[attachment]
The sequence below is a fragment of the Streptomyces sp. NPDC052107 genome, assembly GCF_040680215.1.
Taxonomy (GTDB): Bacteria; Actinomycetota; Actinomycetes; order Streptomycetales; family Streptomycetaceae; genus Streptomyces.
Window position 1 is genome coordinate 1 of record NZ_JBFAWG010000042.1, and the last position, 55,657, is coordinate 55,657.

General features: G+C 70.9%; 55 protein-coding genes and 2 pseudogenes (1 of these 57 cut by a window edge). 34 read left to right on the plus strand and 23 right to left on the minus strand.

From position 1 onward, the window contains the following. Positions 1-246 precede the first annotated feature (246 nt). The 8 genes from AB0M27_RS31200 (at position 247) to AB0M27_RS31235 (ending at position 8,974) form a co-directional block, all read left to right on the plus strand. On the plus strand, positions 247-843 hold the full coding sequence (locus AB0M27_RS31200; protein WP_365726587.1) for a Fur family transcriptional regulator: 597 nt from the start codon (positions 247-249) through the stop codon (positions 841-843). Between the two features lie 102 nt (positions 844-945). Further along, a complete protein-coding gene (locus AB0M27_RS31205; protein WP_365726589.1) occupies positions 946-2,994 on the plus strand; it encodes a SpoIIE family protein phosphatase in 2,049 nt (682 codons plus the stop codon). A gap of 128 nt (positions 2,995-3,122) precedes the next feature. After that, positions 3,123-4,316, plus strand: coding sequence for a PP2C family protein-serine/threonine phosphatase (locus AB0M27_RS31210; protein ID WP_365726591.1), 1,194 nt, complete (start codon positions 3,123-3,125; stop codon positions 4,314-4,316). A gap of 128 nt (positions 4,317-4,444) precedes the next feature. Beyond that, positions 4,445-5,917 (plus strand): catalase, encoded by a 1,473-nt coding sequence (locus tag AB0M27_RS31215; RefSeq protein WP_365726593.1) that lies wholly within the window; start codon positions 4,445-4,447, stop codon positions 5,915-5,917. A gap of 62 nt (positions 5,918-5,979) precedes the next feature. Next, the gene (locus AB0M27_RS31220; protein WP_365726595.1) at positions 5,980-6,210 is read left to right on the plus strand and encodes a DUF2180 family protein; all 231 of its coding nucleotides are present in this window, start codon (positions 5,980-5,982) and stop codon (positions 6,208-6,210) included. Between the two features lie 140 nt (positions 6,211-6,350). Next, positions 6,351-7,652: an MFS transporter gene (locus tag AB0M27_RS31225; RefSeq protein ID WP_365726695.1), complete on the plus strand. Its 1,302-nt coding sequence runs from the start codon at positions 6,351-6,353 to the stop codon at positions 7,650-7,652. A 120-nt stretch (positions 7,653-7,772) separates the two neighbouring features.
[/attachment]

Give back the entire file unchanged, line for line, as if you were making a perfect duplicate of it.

The sequence below is a fragment of the Streptomyces sp. NPDC052107 genome, assembly GCF_040680215.1.
Taxonomy (GTDB): Bacteria; Actinomycetota; Actinomycetes; order Streptomycetales; family Streptomycetaceae; genus Streptomyces.
Window position 1 is genome coordinate 1 of record NZ_JBFAWG010000042.1, and the last position, 55,657, is coordinate 55,657.

General features: G+C 70.9%; 55 protein-coding genes and 2 pseudogenes (1 of these 57 cut by a window edge). 34 read left to right on the plus strand and 23 right to left on the minus strand.

From position 1 onward, the window contains the following. Positions 1-246 precede the first annotated feature (246 nt). The 8 genes from AB0M27_RS31200 (at position 247) to AB0M27_RS31235 (ending at position 8,974) form a co-directional block, all read left to right on the plus strand. On the plus strand, positions 247-843 hold the full coding sequence (locus AB0M27_RS31200; protein WP_365726587.1) for a Fur family transcriptional regulator: 597 nt from the start codon (positions 247-249) through the stop codon (positions 841-843). Between the two features lie 102 nt (positions 844-945). Further along, a complete protein-coding gene (locus AB0M27_RS31205; protein WP_365726589.1) occupies positions 946-2,994 on the plus strand; it encodes a SpoIIE family protein phosphatase in 2,049 nt (682 codons plus the stop codon). A gap of 128 nt (positions 2,995-3,122) precedes the next feature. After that, positions 3,123-4,316, plus strand: coding sequence for a PP2C family protein-serine/threonine phosphatase (locus AB0M27_RS31210; protein ID WP_365726591.1), 1,194 nt, complete (start codon positions 3,123-3,125; stop codon positions 4,314-4,316). A gap of 128 nt (positions 4,317-4,444) precedes the next feature. Beyond that, positions 4,445-5,917 (plus strand): catalase, encoded by a 1,473-nt coding sequence (locus tag AB0M27_RS31215; RefSeq protein WP_365726593.1) that lies wholly within the window; start codon positions 4,445-4,447, stop codon positions 5,915-5,917. A gap of 62 nt (positions 5,918-5,979) precedes the next feature. Next, the gene (locus AB0M27_RS31220; protein WP_365726595.1) at positions 5,980-6,210 is read left to right on the plus strand and encodes a DUF2180 family protein; all 231 of its coding nucleotides are present in this window, start codon (positions 5,980-5,982) and stop codon (positions 6,208-6,210) included. Between the two features lie 140 nt (positions 6,211-6,350). Next, positions 6,351-7,652: an MFS transporter gene (locus tag AB0M27_RS31225; RefSeq protein ID WP_365726695.1), complete on the plus strand. Its 1,302-nt coding sequence runs from the start codon at positions 6,351-6,353 to the stop codon at positions 7,650-7,652. A 120-nt stretch (positions 7,653-7,772) separates the two neighbouring features.